This Air Plant Care Routine Is a Breeze
Indoor gardening doesn't get much easier than this. Learn how to grow soilless air plant at home.
There’s an ideal houseplant for people who are averse to dirt, as most air plants don’t require any soil. Since they absorb water and nutrients through their foliage rather than their roots, they can be positioned wherever their owner prefers without a speck of soil in sight.
Of course, that doesn’t mean air plant care is entirely effortless. You will need to spray or soak your air plants, also known as Tillandsia, on a regular basis to ensure that they are receiving all the moisture they need, but you can wave an airy goodbye to the watering can!
Air Plant Care at a Glance
Common Name: Air plant, sky plant
Scientific Name: Tillandsia spp.
Soil: None, or orchid mix
Light: Varies by species
Water: Spray, soak, dunk, or mist
Food: Bromeliad plant food or low-nitrogen fertilizer
Temperature and Humidity: 50 to 90 degrees Fahrenheit
Air Plant Characteristics
Most Tillandsia species grow in rosettes somewhat resembling spiky grass clumps or sea urchins. However, some air plants, such as the Spanish moss that drapes over tree branches in the South, have a more wiry and dangly appearance. Their flowers vary from the “tiled” pink paddles of T. cyanea and T. lindenii, which are edged with purplish-blue blooms, to the inconspicuous three-petal green flowers of the aforementioned moss, T. usneoides.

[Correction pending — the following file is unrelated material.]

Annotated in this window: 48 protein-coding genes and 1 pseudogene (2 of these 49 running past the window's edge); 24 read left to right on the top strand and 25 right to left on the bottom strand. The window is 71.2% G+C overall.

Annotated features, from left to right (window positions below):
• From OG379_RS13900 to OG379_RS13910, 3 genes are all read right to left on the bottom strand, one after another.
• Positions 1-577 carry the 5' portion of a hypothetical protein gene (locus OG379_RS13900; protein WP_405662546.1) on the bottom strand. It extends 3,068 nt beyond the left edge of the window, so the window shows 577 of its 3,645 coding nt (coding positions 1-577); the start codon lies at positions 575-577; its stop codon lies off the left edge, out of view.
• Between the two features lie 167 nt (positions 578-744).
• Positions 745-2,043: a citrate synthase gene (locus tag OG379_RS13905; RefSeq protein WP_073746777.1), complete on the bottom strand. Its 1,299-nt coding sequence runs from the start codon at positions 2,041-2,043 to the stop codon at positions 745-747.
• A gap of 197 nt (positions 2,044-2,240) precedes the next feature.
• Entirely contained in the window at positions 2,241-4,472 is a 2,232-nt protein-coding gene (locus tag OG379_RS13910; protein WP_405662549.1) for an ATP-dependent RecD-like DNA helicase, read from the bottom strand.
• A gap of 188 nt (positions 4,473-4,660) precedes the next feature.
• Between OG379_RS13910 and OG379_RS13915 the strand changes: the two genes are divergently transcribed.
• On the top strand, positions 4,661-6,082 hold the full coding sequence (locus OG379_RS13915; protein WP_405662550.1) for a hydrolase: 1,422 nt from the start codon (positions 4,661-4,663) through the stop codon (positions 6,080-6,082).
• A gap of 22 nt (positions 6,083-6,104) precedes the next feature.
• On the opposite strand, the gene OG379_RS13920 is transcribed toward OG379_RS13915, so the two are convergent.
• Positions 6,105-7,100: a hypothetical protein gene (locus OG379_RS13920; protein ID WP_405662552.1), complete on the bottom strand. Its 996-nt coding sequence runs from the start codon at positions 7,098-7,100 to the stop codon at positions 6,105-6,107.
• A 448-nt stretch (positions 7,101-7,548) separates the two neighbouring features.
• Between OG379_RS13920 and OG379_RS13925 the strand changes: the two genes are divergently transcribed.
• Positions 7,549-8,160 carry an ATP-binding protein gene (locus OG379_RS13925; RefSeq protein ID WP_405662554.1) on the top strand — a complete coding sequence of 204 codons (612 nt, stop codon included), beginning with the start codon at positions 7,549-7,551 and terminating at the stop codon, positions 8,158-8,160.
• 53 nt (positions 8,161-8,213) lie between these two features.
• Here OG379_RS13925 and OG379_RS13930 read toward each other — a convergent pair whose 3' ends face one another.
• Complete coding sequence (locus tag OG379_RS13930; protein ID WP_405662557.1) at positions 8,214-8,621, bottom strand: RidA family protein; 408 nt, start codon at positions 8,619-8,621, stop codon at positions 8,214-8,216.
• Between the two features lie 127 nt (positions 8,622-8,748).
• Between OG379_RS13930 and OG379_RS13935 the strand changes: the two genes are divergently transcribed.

Native to tropical regions of North and South America, most Tillandsia aren’t hardy in USDA zones lower than 9. When considering how to take care of an air plant, keep in mind that those with the greenest foliage are usually rainforest varieties, while silver types are more likely to be desert dwellers.
Types of Air Plants
- Tillandsia cyanea: This plant makes a rosette of thin green leaves about 16 inches wide, from which rises a 6-inch-tall paddle-shaped collection of pink bracts with pansy-like periwinkle blooms protruding from its sides.
- Tillandsia ionantha: The upper leaves of this 6-inch- to 1-foot-tall plant turn red when it is ready to flower, with those blooms resembling purple spikes.
- Tillandsia pruinosa: Sometimes called the fuzzy wuzzy air plant for its soft-looking silvery foliage, this Florida species grows about 10 inches high, and its pink bracts shoot out violet flowers.
Selecting Soil for Air Plants
How do air plants grow without soil? As mentioned above, these amazing little houseplants typically don’t require soil since the trichomes on their foliage absorb all the moisture and nutrients they need. However, the so-called “paddle” types like T. cyanea and T. lindenii tend to do best when planted in a fast-draining medium, such as an orchid mix containing chipped bark or a standard potting mix with additional pine needles to improve aeration.
In lieu of potting other air plant species, there are many alternatives to consider. You can place them in shallow containers such as saucers or even seashells, insert them into suspended glass globes with ventilation holes, or get extra creative by attaching several to a piece of driftwood with fishing line to make an air plant “tree.” For the lattermost option, just ensure that the perch isn’t treated wood and is either porous or emptied frequently enough that the air plants never sit for long in water, which can cause them to rot.